US housing will continue to fall in 2010 as strategic foreclosures, currently 25% of total foreclosures, rises. Why stay in a mortgage when your neighborhood is renting at 1/3 the cost of your monthly mortgage? Read a wild California foreclosure story at http://storyburn.com

Posted by voomies | Report as abusive

There are two kinds of corruption in this world — the first is the petty, third world variety of bribery and graft and everyday pay-offs, and the second is the American kind. The American kind is where the powerful, the well-connected, the wealthy, and the conniving manipulate the laws and regulations of society to their benefit. It’s a take from the poor, give to the rich game.

Just look at the contemporary American landscape : fraudulent mortgages cheered on by the central bank, rampant college loan gouging, Wall Street’s manipulation of investment algorithms, tax cuts for the wealthy, tax exemptions for politically active churches, hegemonic health insurance rackets, thinly veiled protection schemes, exclusionary charter schools supported by federal dollars, federal support for the coal industry, and so on.

This is the sort of corruption the head of the FBI meant when he said that it was undermining Americans’ faith in their nation’s institutions. He was not talking about Bernie Madoff and his ilk, as bad as they are. When Madoff got caught, I simply learned not to trust Madoff. But when Greenspan and Bernanke smile on a system that wipes out peoples’ life savings, forecloses on their homes, and lays them off by the millions, whom should I mistrust? The entire Federal Reserve and regulatory system that allowed it to happen, that’s who.

There is no trust between the average American and ANY of the nation’s institutions any more. It’s gotten so bad that it has even extended to the vaunted, bloated, inept U.S. military and the intelligence apparatus that supports it. Where where they on 9-11? Why did they let bin-Laden escape? What WMD? The Iraq War. Why didn’t the generals dig in their heels and ask, WHY?

The word for the American situation is quite simple. Decline. When you no longer have the support of the people you have an ungovernable nation. Things will only get worse.

Posted by IntoTheTardis | Report as abusive

“…doing nothing to pop them on the way up.”
This is an attribute of greed.
This nation has internalized and accepted the forces of greed, avarice, corruption and dishonesty; along with, incompetence and insensitivity. The Fed is the enabler.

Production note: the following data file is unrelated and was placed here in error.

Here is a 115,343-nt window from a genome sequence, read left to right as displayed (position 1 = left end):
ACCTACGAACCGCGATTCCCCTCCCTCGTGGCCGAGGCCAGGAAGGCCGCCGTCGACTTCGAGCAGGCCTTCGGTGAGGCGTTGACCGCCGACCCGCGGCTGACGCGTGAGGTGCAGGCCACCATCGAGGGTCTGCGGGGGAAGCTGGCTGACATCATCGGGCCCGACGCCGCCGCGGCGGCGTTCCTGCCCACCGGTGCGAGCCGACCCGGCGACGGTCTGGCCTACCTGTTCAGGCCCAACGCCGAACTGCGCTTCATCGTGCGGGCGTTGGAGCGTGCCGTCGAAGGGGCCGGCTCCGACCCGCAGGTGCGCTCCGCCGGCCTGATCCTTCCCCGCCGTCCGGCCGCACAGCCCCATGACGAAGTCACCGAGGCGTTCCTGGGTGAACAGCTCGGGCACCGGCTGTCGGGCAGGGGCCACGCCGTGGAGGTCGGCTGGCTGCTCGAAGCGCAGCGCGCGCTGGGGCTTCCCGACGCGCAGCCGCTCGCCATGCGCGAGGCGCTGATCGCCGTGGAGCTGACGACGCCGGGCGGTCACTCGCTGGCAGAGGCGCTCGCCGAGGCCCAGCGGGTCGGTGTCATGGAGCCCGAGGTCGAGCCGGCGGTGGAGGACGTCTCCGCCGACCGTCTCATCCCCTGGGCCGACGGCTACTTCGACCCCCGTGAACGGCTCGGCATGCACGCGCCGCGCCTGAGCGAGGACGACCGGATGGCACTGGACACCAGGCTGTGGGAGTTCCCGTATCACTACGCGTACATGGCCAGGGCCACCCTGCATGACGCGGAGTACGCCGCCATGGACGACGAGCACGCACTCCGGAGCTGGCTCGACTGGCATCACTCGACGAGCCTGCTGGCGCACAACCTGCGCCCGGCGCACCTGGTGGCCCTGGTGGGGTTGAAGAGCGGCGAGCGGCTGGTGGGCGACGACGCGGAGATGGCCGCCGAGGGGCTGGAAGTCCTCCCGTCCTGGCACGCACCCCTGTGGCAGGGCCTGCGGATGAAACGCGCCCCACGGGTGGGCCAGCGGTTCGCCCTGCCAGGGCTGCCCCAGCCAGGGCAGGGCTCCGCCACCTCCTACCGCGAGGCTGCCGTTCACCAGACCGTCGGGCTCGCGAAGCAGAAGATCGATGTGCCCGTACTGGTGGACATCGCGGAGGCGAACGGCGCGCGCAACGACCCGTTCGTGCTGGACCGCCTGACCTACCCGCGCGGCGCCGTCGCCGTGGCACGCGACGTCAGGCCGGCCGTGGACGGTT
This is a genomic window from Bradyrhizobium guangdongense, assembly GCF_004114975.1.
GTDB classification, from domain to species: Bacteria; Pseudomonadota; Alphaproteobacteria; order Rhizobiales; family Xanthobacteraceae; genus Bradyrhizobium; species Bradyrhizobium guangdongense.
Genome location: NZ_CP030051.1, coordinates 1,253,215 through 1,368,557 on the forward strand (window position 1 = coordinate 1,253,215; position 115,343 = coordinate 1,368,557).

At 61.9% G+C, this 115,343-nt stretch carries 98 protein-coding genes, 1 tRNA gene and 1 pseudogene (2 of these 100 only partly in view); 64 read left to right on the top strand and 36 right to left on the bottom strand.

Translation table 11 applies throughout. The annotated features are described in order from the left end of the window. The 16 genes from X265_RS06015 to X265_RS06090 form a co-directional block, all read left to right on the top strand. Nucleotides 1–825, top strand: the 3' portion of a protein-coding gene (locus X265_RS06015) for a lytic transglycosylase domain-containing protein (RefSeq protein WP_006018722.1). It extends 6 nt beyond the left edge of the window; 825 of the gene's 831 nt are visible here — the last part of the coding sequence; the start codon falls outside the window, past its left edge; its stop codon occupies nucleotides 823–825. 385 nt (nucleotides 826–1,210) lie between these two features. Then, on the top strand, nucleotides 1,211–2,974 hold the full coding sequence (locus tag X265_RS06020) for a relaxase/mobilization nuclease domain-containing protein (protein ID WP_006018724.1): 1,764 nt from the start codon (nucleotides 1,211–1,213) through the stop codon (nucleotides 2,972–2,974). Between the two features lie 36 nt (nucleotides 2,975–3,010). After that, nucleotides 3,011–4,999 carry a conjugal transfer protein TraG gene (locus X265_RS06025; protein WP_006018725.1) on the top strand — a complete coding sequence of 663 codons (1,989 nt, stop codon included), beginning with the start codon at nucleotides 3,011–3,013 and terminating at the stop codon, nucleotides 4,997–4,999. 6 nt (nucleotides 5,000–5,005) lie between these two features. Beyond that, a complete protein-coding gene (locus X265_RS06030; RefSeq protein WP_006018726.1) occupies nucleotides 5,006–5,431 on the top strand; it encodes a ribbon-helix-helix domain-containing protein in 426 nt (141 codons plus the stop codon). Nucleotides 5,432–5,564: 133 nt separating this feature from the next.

Posted by Jonesy | Report as abusive

no no no…bernake’s a big fat liar! (so is greenspan.)

what really happened was: the 30 year fixed rate mortgage (at a reasonable interest) was put beyond the reach of ordinary borrowers! to get one of those you had to have sterling credit. for people having less than sterling credit there were adjustable rate no money down interest only balloon loans. generally lead by their noses into a profitable arrangement for banks and mortgage fixers!

people are desperate for decent housing. no one wants to live in a noisy roach infested broom closet and pay ridiculous rents to viscous landlords! thus the banks have a built-in sucker market. and there’s one born every minute!

now there are just two laws of american capitalism: (1) never give a sucker an even break and (2) there’s one born every minute!

now that you know that you should be able to see clearly that american capitalism is 100% USBS. every: ad, deal, offer, arrangement, bargain, and sale “provided” to people who are not ‘connected’ is a lie!

every time one of these balloons pops you can see this as clear as day (if only for a moment). then the liars come back to start the ball rolling again. look-out, suckers!

now, you’d think the american people would have learned this after nixon & reagan, the savings and loan crisis, and the recessions in the 70s and 80s, and the off-shoring of their jobs; but they haven’t. maybe they’re just too ‘slow’.

Posted by jborrow | Report as abusive

better version:

no no no…bernake’s a big fat liar! (so is greenspan.)

what really happened was: the 30 year fixed rate mortgage (at a reasonable interest) was put beyond the reach of ordinary borrowers! to get one of those you had to have sterling credit. for people having less than sterling credit there were adjustable rate no money down interest only balloon loans.

people are desperate for decent housing. no one wants to live in a noisy roach infested broom closet and pay ridiculous rents to viscous landlords! thus the banks have a built-in sucker market. now there are just two laws of american capitalism: (1) never give a sucker an even break and (2) there’s one born every minute!

now that you know that you should be able to see clearly that american capitalism is 100% USBS. every: ad, deal, offer, arrangement, bargain, and sale “provided” to people who are not ‘connected’ is a lie!

every time one of these balloons pops you can see this as clear as day (if only for a moment). then the liars come back to start the ball rolling again. look-out, suckers!

now, you’d think the american people would have learned this after nixon & reagan, the savings and loan crisis, and the recessions in the 70s and 80s, and the off-shoring of their jobs; but they haven’t. maybe they’re just too ‘slow’.

Posted by jborrow | Report as abusive

Now who do the Federal Reserve people work with? The banks,dumbhead. They couldn’t have been wrong, could they? Just blame someone who can’t talk back, or better, someone who has died. We don’t expect a Government man to actually take responsibility. It is kind of fun watching them fall on their fannies, isn’t it.

Posted by fred5407 | Report as abusive

I think he is telling the truth, but only part of it. Borrowers were lent the money because banks were playing us all for greedy suckers (which we are) knowing that when the bubble would finally pop, congress and the feds would enact policies to make them whole, while leaving homeowners upside down on their debt. In other words, they created a world where they could lock in $5 worth of sales on $2 worth of product. And what popped the bubble? Oil, intentionally.

Posted by Soothsayer | Report as abusive